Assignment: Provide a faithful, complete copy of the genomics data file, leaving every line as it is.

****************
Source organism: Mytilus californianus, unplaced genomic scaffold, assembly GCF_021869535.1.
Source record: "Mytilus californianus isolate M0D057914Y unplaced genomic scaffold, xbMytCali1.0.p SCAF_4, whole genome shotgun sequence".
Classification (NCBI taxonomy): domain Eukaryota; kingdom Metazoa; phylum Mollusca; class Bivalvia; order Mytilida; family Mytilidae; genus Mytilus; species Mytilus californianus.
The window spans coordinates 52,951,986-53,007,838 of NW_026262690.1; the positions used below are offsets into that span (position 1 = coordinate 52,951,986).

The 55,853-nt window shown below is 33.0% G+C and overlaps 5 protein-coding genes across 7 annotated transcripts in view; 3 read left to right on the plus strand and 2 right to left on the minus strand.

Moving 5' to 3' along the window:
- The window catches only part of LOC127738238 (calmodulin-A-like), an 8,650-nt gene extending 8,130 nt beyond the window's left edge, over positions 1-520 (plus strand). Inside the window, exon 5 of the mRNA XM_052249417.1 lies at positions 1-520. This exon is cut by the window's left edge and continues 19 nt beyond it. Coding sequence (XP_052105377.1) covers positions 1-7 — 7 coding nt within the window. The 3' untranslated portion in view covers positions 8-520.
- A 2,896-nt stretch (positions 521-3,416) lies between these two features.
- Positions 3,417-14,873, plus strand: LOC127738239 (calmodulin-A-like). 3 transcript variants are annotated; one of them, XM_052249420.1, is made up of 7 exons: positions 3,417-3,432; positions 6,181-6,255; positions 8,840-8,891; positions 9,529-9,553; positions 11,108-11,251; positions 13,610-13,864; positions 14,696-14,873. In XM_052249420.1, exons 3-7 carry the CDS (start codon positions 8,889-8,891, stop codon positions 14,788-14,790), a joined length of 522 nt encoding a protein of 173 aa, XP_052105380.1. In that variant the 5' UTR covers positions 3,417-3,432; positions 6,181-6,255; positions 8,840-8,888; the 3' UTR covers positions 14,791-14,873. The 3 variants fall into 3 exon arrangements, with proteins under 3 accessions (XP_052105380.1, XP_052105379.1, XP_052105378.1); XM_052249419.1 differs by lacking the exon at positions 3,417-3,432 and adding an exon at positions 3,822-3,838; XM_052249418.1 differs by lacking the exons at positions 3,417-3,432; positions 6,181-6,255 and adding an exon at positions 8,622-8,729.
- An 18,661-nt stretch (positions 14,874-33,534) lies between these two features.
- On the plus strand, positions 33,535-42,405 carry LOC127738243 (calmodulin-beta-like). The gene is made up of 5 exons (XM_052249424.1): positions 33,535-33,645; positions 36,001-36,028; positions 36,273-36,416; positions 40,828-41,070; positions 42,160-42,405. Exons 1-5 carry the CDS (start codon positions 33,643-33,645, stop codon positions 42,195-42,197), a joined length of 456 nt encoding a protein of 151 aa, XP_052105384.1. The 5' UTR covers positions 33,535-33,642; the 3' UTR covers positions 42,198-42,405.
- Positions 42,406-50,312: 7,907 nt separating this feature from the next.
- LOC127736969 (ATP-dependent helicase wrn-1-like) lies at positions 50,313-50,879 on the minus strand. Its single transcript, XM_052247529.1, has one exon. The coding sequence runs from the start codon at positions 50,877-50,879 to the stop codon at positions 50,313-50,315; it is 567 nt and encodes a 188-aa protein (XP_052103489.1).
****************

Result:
Source organism: Mytilus californianus, unplaced genomic scaffold, assembly GCF_021869535.1.
Source record: "Mytilus californianus isolate M0D057914Y unplaced genomic scaffold, xbMytCali1.0.p SCAF_4, whole genome shotgun sequence".
Classification (NCBI taxonomy): domain Eukaryota; kingdom Metazoa; phylum Mollusca; class Bivalvia; order Mytilida; family Mytilidae; genus Mytilus; species Mytilus californianus.
The window spans coordinates 52,951,986-53,007,838 of NW_026262690.1; the positions used below are offsets into that span (position 1 = coordinate 52,951,986).

The 55,853-nt window shown below is 33.0% G+C and overlaps 5 protein-coding genes across 7 annotated transcripts in view; 3 read left to right on the plus strand and 2 right to left on the minus strand.

Moving 5' to 3' along the window:
- The window catches only part of LOC127738238 (calmodulin-A-like), an 8,650-nt gene extending 8,130 nt beyond the window's left edge, over positions 1-520 (plus strand). Inside the window, exon 5 of the mRNA XM_052249417.1 lies at positions 1-520. This exon is cut by the window's left edge and continues 19 nt beyond it. Coding sequence (XP_052105377.1) covers positions 1-7 — 7 coding nt within the window. The 3' untranslated portion in view covers positions 8-520.
- A 2,896-nt stretch (positions 521-3,416) lies between these two features.
- Positions 3,417-14,873, plus strand: LOC127738239 (calmodulin-A-like). 3 transcript variants are annotated; one of them, XM_052249420.1, is made up of 7 exons: positions 3,417-3,432; positions 6,181-6,255; positions 8,840-8,891; positions 9,529-9,553; positions 11,108-11,251; positions 13,610-13,864; positions 14,696-14,873. In XM_052249420.1, exons 3-7 carry the CDS (start codon positions 8,889-8,891, stop codon positions 14,788-14,790), a joined length of 522 nt encoding a protein of 173 aa, XP_052105380.1. In that variant the 5' UTR covers positions 3,417-3,432; positions 6,181-6,255; positions 8,840-8,888; the 3' UTR covers positions 14,791-14,873. The 3 variants fall into 3 exon arrangements, with proteins under 3 accessions (XP_052105380.1, XP_052105379.1, XP_052105378.1); XM_052249419.1 differs by lacking the exon at positions 3,417-3,432 and adding an exon at positions 3,822-3,838; XM_052249418.1 differs by lacking the exons at positions 3,417-3,432; positions 6,181-6,255 and adding an exon at positions 8,622-8,729.
- An 18,661-nt stretch (positions 14,874-33,534) lies between these two features.
- On the plus strand, positions 33,535-42,405 carry LOC127738243 (calmodulin-beta-like). The gene is made up of 5 exons (XM_052249424.1): positions 33,535-33,645; positions 36,001-36,028; positions 36,273-36,416; positions 40,828-41,070; positions 42,160-42,405. Exons 1-5 carry the CDS (start codon positions 33,643-33,645, stop codon positions 42,195-42,197), a joined length of 456 nt encoding a protein of 151 aa, XP_052105384.1. The 5' UTR covers positions 33,535-33,642; the 3' UTR covers positions 42,198-42,405.
- Positions 42,406-50,312: 7,907 nt separating this feature from the next.
- LOC127736969 (ATP-dependent helicase wrn-1-like) lies at positions 50,313-50,879 on the minus strand. Its single transcript, XM_052247529.1, has one exon. The coding sequence runs from the start codon at positions 50,877-50,879 to the stop codon at positions 50,313-50,315; it is 567 nt and encodes a 188-aa protein (XP_052103489.1).